Their efforts go way beyond the usual recycling and use of unbleached paper products (though they do that, too). For example, they’ve recently installed 12 giant solar panels to provide about one-third of their energy needs — a move which reduces dependency on fossil fuels and reduces greenhouse gases. Their vineyards have been fully certified as USDA organic (since 2005), and are cultivated with farm tractors that use 50% biodiesel fuel. For more detailed information on their green practices (and their wines), visit the Sokol Blosser website.
For those who follow a strictly organic diet, and/or have a strong affinity for buying products from socially-responsible companies, you herewith have a selection of fine wines from an Earth-friendly winery. Even if you’re not a member of Greenpeace, you can still enjoy Sokol Blosser wines — there’s just as tasty as other Oregon bottlings — and in the process feel like you’re doing your small part in saving the Earth.
The Washington Wine Company is running a contest to name their new winery, which is scheduled to open in Woodinville Wine Village, Washington State, in 2008.
The contest runs from April 6–May 30. The winner of the contest will receive two cases of the winery-to-be-named-later’s best wine each year for a decade. The prize will also include an annual private wine tasting hosted by winemaker Jeff Schackman when the winners come in to pick up their yearly cases of wine.
Go to the Washington Wine Company website for details and to enter your suggestion for a winery name. Who knows, you may win two free cases of wine for the next ten years. Good luck!
Good news for Spanish-speaking wine connoisseurs in the New York City area — the International Wine Center (IWC) in New York City will be offering an Intermediate Certificate course “en Espanol”.
The eight-week program covering the major grape varieties and wine regions of the world as well as the fundamentals of grapegrowing and winemaking has been taught in English by the IWC since 1995. Beginning in mid-May, the same course will also be offered in Spanish — instruction, course materials and exam included.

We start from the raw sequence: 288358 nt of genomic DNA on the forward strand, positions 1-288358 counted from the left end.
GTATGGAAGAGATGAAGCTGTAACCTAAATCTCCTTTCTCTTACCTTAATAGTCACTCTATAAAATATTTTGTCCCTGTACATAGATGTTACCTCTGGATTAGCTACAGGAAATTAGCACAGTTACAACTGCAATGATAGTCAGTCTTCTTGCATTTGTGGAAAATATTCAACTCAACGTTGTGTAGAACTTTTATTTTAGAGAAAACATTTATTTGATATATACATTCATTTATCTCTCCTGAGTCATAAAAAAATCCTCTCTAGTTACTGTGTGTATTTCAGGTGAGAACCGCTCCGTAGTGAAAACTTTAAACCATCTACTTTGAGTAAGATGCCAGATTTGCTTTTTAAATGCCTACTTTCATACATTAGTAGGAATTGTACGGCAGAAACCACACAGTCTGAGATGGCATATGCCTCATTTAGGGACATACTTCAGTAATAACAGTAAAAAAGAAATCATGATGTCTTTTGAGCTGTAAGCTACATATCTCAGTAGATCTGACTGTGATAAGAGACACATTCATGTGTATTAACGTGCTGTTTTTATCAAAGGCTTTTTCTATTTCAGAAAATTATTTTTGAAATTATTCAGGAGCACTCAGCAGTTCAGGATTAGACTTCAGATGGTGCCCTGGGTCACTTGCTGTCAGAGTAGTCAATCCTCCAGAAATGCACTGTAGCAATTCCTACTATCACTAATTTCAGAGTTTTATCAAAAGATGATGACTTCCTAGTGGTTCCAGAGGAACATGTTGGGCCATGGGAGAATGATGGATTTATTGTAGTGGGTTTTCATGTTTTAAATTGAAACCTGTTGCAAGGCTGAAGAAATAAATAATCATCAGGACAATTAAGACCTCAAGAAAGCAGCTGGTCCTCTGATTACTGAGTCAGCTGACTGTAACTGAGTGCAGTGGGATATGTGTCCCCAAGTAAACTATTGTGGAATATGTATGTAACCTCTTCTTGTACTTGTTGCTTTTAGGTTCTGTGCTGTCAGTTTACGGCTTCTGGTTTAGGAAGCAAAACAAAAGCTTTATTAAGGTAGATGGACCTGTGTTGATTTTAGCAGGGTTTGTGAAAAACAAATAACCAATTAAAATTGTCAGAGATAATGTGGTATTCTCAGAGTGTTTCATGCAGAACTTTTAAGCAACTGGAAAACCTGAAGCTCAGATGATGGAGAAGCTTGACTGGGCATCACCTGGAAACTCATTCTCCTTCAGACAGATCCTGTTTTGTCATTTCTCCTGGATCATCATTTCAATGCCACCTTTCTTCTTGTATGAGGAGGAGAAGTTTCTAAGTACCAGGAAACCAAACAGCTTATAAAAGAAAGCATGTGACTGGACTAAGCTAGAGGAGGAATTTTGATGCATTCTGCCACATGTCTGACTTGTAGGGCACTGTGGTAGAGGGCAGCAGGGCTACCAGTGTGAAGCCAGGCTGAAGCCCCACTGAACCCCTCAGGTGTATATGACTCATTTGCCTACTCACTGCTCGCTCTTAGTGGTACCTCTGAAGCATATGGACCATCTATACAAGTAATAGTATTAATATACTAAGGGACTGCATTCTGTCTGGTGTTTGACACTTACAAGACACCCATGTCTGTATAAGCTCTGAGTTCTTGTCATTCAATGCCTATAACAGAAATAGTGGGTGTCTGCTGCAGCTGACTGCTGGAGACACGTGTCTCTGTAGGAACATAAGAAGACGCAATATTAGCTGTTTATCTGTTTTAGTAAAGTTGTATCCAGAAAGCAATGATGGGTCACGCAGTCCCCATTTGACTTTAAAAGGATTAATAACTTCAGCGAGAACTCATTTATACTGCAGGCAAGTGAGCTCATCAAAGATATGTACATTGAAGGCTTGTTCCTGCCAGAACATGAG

Students who successfully complete the course will earn the WSET® Intermediate Certificate in Wines and Spirits, an internationally-recognized credential awarded by the Wine and Spirit Education Trust (WSET), which is the world’s largest wine educational organization. International Wine Center is the U.S. headquarters of WSET.
“Considering the important role that Spanish-speaking individuals play in the wine, food and hospitality trade in New York City, it is only appropriate that a serious wine program be available to them in their native language,” said Mary Ewing-Mulligan MW, who serves as Executive Director of WSET programs in the United States, as well as President of IWC. “We are honored to be able to provide this opportunity to them.”
The Spanish WSET Intermediate Certificate Course begins on Thursday, May 17 and concludes on July 19. Classes meet weekly from 6:00 to 8:00pm at International Wine Center, 350 Seventh Avenue, Suite 1201. The fee is $668.
For detailed information on the WSET programs, call 212-239-3055, email firstname.lastname@example.org or visit www.internationalwinecenter.com.